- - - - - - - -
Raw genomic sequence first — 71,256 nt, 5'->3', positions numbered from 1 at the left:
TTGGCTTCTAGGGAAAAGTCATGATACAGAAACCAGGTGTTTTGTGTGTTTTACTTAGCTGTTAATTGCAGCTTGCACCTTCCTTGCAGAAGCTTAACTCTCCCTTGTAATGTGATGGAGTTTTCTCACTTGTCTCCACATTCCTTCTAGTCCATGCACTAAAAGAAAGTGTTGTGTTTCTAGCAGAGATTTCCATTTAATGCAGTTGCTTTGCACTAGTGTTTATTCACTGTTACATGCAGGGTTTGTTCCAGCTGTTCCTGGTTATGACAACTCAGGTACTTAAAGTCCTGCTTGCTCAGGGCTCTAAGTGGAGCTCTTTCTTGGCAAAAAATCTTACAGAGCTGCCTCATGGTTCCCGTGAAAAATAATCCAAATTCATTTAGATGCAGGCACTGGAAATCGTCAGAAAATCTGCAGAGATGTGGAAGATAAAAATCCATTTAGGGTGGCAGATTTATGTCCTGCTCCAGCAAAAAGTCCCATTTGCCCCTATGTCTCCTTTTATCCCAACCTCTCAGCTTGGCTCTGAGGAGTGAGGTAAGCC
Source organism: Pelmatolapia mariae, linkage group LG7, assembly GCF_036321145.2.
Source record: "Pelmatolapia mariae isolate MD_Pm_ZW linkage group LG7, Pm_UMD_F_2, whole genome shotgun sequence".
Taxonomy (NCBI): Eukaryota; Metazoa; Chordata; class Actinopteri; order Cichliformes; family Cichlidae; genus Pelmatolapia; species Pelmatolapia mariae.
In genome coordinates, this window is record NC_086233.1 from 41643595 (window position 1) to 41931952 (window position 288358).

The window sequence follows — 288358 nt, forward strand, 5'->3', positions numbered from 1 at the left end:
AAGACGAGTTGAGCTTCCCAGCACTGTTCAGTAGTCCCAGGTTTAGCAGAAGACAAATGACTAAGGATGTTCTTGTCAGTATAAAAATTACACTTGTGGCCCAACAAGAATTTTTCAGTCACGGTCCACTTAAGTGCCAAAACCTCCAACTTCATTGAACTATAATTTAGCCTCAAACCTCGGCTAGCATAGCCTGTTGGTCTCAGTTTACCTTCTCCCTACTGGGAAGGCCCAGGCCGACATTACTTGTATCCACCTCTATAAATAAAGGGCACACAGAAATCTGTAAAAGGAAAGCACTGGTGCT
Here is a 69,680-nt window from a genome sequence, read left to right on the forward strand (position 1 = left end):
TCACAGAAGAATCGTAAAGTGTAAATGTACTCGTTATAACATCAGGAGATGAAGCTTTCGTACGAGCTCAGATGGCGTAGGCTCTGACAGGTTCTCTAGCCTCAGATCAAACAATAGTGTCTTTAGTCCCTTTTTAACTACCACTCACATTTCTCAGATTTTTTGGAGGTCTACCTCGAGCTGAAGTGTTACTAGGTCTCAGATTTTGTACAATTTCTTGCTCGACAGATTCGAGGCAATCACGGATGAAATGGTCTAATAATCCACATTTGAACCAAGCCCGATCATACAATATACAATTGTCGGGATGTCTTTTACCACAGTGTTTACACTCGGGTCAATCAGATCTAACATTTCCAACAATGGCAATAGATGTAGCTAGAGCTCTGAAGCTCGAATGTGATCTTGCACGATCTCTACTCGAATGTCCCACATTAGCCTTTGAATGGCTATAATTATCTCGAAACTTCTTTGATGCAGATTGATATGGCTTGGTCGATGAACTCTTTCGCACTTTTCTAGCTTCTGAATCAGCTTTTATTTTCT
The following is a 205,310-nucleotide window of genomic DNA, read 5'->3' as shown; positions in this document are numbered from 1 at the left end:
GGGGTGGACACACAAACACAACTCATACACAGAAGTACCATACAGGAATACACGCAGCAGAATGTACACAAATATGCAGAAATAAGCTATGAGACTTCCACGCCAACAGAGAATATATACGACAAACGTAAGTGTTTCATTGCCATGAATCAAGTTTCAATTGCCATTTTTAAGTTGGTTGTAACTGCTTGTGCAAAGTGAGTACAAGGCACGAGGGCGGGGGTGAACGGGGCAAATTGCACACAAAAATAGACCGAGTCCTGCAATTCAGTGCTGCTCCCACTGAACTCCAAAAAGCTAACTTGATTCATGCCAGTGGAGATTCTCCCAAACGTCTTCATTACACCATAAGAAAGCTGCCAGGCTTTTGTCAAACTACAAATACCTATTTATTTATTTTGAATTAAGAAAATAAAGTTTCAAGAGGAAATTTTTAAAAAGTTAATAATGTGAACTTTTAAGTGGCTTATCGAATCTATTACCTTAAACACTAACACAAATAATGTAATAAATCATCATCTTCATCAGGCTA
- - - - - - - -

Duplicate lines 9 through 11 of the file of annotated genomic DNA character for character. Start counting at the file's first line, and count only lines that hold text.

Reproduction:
Here is a 69,680-nt window from a genome sequence, read left to right on the forward strand (position 1 = left end):
TCACAGAAGAATCGTAAAGTGTAAATGTACTCGTTATAACATCAGGAGATGAAGCTTTCGTACGAGCTCAGATGGCGTAGGCTCTGACAGGTTCTCTAGCCTCAGATCAAACAATAGTGTCTTTAGTCCCTTTTTAACTACCACTCACATTTCTCAGATTTTTTGGAGGTCTACCTCGAGCTGAAGTGTTACTAGGTCTCAGATTTTGTACAATTTCTTGCTCGACAGATTCGAGGCAATCACGGATGAAATGGTCTAATAATCCACATTTGAACCAAGCCCGATCATACAATATACAATTGTCGGGATGTCTTTTACCACAGTGTTTACACTCGGGTCAATCAGATCTAACATTTCCAACAATGGCAATAGATGTAGCTAGAGCTCTGAAGCTCGAATGTGATCTTGCACGATCTCTACTCGAATGTCCCACATTAGCCTTTGAATGGCTATAATTATCTCGAAACTTCTTTGATGCAGATTGATATGGCTTGGTCGATGAACTCTTTCGCACTTTTCTAGCTTCTGAATCAGCTTTTATTTTCT
The following is a 205,310-nucleotide window of genomic DNA, read 5'->3' as shown; positions in this document are numbered from 1 at the left end: